Nintendo 3DS

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3DS logo.png
Available colors:
Manufacturer Nintendo
Type Handheld
Release date(s) Japan February 26, 2011[1]
EuropeMarch 25, 2011[2]
United States of AmericaMarch 27, 2011[2]
AustraliaMarch 31, 2011
Discontinued Worldwide September 16, 2020
Media 2GB Nintendo 3DS Game Card, Nintendo DS Game Card, SD Card
Input Nintendo 3DS Stylus
Predecessor Nintendo DS
Successor Nintendo Switch Lite

The Nintendo 3DS is the successor to the Nintendo DS. It has 3D technology without the need for glasses. The screens are using a parallax barrier system. It was released on February 26, 2011 in Japan; in Europe on March 25, 2011; on March 27, 2011 in North America; and March 31, 2011 in Australia. It was originally priced at 25,000 Yen in Japan and $249 in North America.[2] Its price in Europe is up to the retailer. In North America, 18 titles were available during the launch, with three being first party.

On June 7, 2011, an update made the eShop available, which is where a virtual console is available. Game Boy and Game Boy Color games are being sold in a similar style to the Wii's virtual console, except for the fact that Nintendo Points are no longer used. DSiWare and 3DS Software can also be downloaded.

Animal Crossing: New Leaf is the main series installment of the Animal Crossing series for the 3DS with Animal Crossing: Happy Home Designer as a spin-off.

The Nintendo 3DS was discontinued worldwide on September 16, 2020.[3]


The Nintendo 3DS has many new features. It is capable of glasses-free 3D on its top screen, which has been expanded width-ways. The 3D effect can be increased or turned off entirely with the slider located on the right-hand side of the top screen. Nintendo has recommended that children under 6 are not permitted to use the 3D effect, which can be locked off with Parental Controls,[4] however the American Optometric Association has stated that 3D gaming on the Nintendo 3DS will not harm children's eyes, if used in moderation.[5]

An example of the 3DS graphics as seen in Kid Icarus: Uprising

The console includes 'augmented reality' cards, which one places on a flat surface and uses the Nintendo 3DS camera to view. The cards are then transformed into an object which is visible through the 3DS camera. Nintendo has stated that users "are not to be surprised if they see a dragon coming out of their kitchen table."[6]An example card is a game in which players are required to shoot targets surrounding objects.[7] The Nintendo 3DS includes a gyroscopic sensor that registers movement, similar to that of the iPhone and iPod Touch.

Like the Wii, the Nintendo 3DS includes the Virtual Console. Players are able to download games from the Game Boy and Game Boy Color. Purchases are made through the Nintendo eShop, using a cash system rather than Nintendo Points.

The Nintendo 3DS has the standard A, B, X, Y, Start, Select, L and R buttons, as well as the D-Pad. It also has the Circle Pad, an analog stick, and a Home button.

Similar to the Wii's Wii Address Book, the Nintendo 3DS has a function named the Friend List, where people are able to see which of their friends are currently online and their status messages. The Notification LED will light orange when a friend is online.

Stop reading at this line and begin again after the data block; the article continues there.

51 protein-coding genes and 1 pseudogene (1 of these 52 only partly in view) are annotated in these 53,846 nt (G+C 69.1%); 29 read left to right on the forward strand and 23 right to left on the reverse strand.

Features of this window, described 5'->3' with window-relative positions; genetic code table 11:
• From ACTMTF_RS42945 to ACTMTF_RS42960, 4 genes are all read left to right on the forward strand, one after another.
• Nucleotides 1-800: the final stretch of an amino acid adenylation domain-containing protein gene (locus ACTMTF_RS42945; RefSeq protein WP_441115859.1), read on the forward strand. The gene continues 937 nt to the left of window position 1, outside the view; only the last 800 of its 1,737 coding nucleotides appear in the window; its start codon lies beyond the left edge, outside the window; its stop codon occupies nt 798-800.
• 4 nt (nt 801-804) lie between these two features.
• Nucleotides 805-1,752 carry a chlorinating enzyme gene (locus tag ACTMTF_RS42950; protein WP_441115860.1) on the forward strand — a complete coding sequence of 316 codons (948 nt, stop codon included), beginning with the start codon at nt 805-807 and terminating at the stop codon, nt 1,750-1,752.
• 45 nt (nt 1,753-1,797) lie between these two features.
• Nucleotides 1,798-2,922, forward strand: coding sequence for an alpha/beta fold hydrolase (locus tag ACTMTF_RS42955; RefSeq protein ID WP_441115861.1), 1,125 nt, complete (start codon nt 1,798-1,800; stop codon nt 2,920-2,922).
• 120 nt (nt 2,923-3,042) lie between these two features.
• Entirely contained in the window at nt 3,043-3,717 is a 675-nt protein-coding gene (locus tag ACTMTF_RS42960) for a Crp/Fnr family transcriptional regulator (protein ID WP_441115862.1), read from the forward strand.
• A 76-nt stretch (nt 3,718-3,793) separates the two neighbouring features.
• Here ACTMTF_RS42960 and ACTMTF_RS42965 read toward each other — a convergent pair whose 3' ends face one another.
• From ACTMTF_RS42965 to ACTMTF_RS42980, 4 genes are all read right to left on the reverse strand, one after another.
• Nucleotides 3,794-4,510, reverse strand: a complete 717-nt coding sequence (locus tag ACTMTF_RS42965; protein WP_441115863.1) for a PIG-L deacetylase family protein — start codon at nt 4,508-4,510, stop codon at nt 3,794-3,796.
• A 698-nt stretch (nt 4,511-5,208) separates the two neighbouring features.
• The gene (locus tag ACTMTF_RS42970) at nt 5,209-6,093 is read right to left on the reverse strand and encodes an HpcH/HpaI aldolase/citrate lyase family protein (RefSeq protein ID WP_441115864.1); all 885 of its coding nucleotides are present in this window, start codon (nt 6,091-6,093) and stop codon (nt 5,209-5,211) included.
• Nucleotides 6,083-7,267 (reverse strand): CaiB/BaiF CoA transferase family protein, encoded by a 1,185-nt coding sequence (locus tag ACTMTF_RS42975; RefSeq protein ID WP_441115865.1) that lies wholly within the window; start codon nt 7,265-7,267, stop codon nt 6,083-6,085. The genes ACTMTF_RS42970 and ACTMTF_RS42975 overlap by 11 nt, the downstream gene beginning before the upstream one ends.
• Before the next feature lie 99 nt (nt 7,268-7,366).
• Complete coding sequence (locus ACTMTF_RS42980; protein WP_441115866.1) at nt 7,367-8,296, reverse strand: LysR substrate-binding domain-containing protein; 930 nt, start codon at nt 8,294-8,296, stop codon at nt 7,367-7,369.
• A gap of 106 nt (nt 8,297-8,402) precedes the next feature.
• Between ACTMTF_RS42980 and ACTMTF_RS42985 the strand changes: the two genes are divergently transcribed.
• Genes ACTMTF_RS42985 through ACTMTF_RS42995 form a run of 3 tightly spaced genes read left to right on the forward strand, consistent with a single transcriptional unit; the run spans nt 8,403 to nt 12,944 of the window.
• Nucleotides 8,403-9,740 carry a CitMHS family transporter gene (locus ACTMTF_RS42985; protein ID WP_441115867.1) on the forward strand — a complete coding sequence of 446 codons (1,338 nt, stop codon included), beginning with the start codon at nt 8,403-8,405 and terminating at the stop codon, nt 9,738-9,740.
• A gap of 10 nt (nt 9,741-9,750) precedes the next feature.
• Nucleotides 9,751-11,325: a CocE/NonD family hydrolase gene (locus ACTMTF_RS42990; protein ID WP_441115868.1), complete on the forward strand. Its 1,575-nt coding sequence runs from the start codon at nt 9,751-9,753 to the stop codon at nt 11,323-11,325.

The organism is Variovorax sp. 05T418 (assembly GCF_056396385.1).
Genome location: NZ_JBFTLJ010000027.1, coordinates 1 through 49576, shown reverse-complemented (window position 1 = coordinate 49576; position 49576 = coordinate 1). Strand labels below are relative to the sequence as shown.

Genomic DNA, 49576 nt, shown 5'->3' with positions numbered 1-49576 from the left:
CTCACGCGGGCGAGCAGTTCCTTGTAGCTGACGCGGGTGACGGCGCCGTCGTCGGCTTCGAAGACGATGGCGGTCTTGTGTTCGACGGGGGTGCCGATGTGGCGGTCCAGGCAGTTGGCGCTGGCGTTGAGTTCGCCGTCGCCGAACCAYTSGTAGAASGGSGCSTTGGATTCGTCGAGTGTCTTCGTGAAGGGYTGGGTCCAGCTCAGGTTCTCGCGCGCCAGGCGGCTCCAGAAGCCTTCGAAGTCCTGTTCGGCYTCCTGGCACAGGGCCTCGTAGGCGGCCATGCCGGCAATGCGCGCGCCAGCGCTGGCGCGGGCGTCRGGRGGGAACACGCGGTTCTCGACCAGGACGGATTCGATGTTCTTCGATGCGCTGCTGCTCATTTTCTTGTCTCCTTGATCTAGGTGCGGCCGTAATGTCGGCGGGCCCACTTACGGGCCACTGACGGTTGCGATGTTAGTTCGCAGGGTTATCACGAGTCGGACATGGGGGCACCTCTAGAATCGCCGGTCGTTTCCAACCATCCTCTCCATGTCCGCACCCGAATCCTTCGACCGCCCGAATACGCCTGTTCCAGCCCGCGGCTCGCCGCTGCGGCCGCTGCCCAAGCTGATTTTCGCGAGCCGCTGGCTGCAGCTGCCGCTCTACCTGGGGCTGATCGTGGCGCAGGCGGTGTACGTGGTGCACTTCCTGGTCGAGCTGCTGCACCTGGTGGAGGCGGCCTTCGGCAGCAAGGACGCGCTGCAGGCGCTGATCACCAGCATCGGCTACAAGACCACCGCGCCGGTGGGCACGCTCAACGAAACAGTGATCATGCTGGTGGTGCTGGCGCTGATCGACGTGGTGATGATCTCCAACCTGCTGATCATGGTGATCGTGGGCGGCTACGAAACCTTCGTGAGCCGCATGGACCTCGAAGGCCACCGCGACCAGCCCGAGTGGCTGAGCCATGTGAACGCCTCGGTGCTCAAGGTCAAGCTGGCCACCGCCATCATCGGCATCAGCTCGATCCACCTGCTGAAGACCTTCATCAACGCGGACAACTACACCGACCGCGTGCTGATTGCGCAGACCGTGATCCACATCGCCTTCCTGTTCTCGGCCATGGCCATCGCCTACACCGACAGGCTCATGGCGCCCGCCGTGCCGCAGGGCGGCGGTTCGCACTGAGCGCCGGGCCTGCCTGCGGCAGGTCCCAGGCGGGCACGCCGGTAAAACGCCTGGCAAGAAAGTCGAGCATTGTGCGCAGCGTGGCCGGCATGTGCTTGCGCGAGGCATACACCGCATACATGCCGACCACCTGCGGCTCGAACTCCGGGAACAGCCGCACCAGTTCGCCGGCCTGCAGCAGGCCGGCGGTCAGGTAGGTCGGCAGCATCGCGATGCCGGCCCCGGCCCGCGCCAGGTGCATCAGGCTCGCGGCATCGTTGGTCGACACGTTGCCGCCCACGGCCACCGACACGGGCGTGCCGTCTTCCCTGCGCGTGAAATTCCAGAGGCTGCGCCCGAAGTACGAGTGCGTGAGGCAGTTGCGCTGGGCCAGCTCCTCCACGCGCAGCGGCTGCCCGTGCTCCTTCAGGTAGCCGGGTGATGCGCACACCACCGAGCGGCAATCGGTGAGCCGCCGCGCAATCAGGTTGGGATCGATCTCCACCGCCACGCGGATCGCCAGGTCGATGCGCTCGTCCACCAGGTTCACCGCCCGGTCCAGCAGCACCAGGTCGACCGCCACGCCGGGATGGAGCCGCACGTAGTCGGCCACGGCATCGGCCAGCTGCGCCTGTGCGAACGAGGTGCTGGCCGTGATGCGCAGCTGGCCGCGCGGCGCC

SpotPass is the ability for the 3DS to seek Wi-Fi signals and automatically download content while in sleep mode. It may be used for players to download Distributed Items in Animal Crossing: New Leaf. StreetPass is the ability to connect with other 3DS systems while in sleep mode. A widely cited example is that passing 3DS systems in the street is able to send Miis to each other.

Friend Codes remain in the 3DS system's software, however, only one is needed per system, as opposed to the Wii and DS's one each for every game.

The Activity Log tracks both game play (noting which games have been played and for how long) as well as physical activity (counting every step taken while carrying a 3DS). The feature encourages walking more every day to earn Play Coins, which can be used with compatible games and applications to acquire special content and a variety of other benefits.

The two external cameras are used together to create 3D photos, however the interior camera can capture 2D photos and 2D videos.

The game Face Raiders is automatically built into the Nintendo 3DS. In it, the player uses the 3D camera and Augmented Reality to shoot faces which have been taken from photos captured with the 3D cameras.

A play coin is an alternative form of currency in various Nintendo 3DS games. They are obtained through walking with the Nintendo 3DS while the system is in sleep mode. For every one hundred steps taken, the system will add 1 coin, for up to 10 coins per day and for a maximum of 300 coins. In Animal Crossing: New Leaf, fortune cookies can be bought for 2 play coins.

Price Drop[edit]

On July 28, 2011, Nintendo announced a major price drop of $80 in the United States (to $169) starting August 12. In addition, consumers who bought the system at its original price had access to ten Nintendo Entertainment System games as well as ten Game Boy Advance at no charge before they were available to the general public.

Types of 3DS[edit]

Name Image JP Release NA Release EU Release AUS Release Notes
Nintendo 3DS 3DS.png February 26, 2011 March 27, 2011 March 25, 2011 March 31, 2011 Currently the best selling 3DS model.
Nintendo 3DS XL 3DS XL.png July 28, 2012 August 19, 2012 July 28, 2012 August 23, 2012 A significantly larger model of the 3DS with improved Start, Select, and Home Buttons.
Nintendo 2DS 2DS unit.png February 27, 2016 October 12, 2013 October 12, 2013 October 12, 2013 Has no 3D features and lacks the clamshell design of previous DS and 3DS consoles.